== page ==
The Lancet Countdown is a unique research collaboration between 24 international academic institutions and inter-governmental organisations. It monitors progress on the relationships between health and climate change, and their implications for national governments.
The Lancet Countdown reports annually, making recommendations for activity to mitigate climate change. It aims to raise climate change as a public health emergency in the political sphere – observationally, it’s beginning to work – but is it causal or correlative?
The Cross-Linguistic Data Formats initiative proposes new standards for two basic types of data in historical and typological language comparison.
The aim is to create monolingual resources1 for the world’s biggest languages, but also in form of cross-linguistic datasets which try to cover as many of the world’s languages as possible…
Due to idiosyncratic formats, linguistic datasets also often lack interoperability and are therefore not reusable.
Much of the last decade of political and policy debate on poverty has focussed on whether and how we should measure poverty, rather than the action needed to drive better outcomes for the most disadvantaged in our society.
If this is to change, developing a metric was not enough; we also need to be able to use it to build a new consensus around poverty measurement and action in the UK.
The Commission will base its measurement approach on data from the Family Resources Survey (for poverty and poverty depth) and Understanding Society (for poverty persistence). A combination of these data sources will be used to report on Lived Experience Indicators.
Here is a DO file in Stata I’ve extracted to show the syntax code for reproducing the analysis.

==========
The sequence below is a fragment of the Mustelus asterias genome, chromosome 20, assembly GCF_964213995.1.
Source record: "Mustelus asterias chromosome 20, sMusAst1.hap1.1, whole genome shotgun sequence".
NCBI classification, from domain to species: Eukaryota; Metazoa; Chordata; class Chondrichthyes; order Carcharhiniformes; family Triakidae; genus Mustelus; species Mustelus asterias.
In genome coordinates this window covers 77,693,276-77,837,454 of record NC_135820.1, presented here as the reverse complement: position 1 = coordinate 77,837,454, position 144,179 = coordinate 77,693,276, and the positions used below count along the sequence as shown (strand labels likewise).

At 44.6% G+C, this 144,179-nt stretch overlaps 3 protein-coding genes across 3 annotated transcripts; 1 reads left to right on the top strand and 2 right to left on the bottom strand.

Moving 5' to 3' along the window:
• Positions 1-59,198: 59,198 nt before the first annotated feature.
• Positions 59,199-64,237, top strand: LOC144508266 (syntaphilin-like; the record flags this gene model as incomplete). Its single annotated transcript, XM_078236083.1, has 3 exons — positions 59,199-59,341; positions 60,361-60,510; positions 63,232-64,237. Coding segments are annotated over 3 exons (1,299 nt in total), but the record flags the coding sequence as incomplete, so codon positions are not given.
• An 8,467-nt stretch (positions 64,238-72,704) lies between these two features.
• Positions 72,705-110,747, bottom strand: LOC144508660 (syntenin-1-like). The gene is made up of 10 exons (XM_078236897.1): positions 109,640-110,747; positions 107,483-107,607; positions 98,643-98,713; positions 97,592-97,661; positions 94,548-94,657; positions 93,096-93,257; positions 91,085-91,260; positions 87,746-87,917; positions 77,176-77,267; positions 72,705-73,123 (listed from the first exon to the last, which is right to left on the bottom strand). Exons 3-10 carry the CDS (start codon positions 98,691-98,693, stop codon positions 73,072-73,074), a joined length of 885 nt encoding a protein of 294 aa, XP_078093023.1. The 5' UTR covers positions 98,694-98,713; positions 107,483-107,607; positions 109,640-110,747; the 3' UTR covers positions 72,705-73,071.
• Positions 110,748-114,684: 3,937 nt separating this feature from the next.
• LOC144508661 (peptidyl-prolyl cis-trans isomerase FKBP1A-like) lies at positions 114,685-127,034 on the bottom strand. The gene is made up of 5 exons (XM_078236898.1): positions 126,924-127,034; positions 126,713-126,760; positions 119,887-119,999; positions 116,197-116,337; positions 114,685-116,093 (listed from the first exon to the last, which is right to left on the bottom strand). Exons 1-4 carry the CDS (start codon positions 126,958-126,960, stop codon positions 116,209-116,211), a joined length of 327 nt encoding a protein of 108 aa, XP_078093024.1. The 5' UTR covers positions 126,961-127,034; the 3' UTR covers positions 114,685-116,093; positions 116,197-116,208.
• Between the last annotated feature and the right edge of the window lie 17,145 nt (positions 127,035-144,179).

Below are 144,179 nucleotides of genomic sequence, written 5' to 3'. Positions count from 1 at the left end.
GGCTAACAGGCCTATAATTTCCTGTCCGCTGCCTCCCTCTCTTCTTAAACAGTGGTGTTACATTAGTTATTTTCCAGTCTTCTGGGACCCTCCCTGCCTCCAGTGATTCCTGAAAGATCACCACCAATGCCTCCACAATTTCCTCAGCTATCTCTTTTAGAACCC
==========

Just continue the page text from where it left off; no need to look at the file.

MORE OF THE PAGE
Aim: to design and describe processes and methodologies for creating sufficient metadata/trace data from ubiquitous multiple sensors for data identification and verification, obviating the need for data ingesting and archiving processes.
Suitable algorithms and APIs to be developed as part of the demonstrator project to enable the creation of intelligent metadata/trace data to be used within newly designed verification citation methods.
“His revelations exposing the rampant misuse of data rocked Silicon Valley and forced numerous Fortune 500 companies to overhaul cybersecurity and user privacy practices.”
Victoria Moody, UK Data Service Co-I, deputy director, director of impact
Part of Jisc research strategy leadership team
18 October 2019
Tracking and recognising data as research
outputs in their own right
What we’re covering
1. If we have sustainable, FAIR data we can re-use them (and reproduce
2. If we don’t have sustainable, FAIR data we can’t re-use them (and
• Expand/ industrialise the ecosystem (with tech and policy?)
• Use the tools we have and apply them to ‘unsustainable’ data (where we
• Get the right mix – for sustainable data and mechanisms to reproduce
effectively for ‘unsustainable’ data (or make it differently sustainable)
• Skill share and skill well
1. If we have sustainable, FAIR data we can re-use them
(and reproduce findings)
“….notions of value are often woven into the uses and
understandings of data as well as the visions and promises that
are attached to them.
This makes data a routine and structurally significant part of the
ordering of the social world…”
The Data Gaze, David Beer
Use the tools we have and apply them to what we don’t (where we
Industrialise and expand the ecosystem (with tech and policy?)
Get the right mix – for sustainable FAIR data and mechanisms to
reproduce effectively for unsustainable data (or make it sustainable)
Skill well and skill share
• Drive to OA extending to data
• Meta-standards = ethical outcomes
• FAIR codebooks/ syntax libraries
• Support a transition from idiosyncratic approaches
• Intelligent metadata models
• Skill sharing to manage new approaches/ vastness
• Skill well…